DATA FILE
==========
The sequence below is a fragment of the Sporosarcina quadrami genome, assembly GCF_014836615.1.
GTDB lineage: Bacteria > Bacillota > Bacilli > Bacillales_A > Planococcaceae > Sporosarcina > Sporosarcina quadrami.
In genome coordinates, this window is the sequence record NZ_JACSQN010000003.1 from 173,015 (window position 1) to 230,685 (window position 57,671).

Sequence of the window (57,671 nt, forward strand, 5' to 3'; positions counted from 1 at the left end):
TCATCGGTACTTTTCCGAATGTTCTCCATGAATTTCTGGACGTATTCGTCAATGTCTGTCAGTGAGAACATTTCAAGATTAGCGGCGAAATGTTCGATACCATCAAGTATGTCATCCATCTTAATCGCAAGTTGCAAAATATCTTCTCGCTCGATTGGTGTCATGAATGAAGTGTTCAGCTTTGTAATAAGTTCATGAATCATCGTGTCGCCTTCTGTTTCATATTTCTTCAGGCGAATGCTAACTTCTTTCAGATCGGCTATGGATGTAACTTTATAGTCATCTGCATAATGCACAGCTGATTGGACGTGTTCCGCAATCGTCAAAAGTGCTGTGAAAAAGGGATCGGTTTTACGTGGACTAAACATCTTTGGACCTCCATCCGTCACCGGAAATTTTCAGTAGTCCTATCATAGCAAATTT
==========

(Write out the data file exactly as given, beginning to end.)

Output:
The sequence below is a fragment of the Sporosarcina quadrami genome, assembly GCF_014836615.1.
GTDB lineage: Bacteria > Bacillota > Bacilli > Bacillales_A > Planococcaceae > Sporosarcina > Sporosarcina quadrami.
In genome coordinates, this window is the sequence record NZ_JACSQN010000003.1 from 173,015 (window position 1) to 230,685 (window position 57,671).

Sequence of the window (57,671 nt, forward strand, 5' to 3'; positions counted from 1 at the left end):
TCATCGGTACTTTTCCGAATGTTCTCCATGAATTTCTGGACGTATTCGTCAATGTCTGTCAGTGAGAACATTTCAAGATTAGCGGCGAAATGTTCGATACCATCAAGTATGTCATCCATCTTAATCGCAAGTTGCAAAATATCTTCTCGCTCGATTGGTGTCATGAATGAAGTGTTCAGCTTTGTAATAAGTTCATGAATCATCGTGTCGCCTTCTGTTTCATATTTCTTCAGGCGAATGCTAACTTCTTTCAGATCGGCTATGGATGTAACTTTATAGTCATCTGCATAATGCACAGCTGATTGGACGTGTTCCGCAATCGTCAAAAGTGCTGTGAAAAAGGGATCGGTTTTACGTGGACTAAACATCTTTGGACCTCCATCCGTCACCGGAAATTTTCAGTAGTCCTATCATAGCAAATTT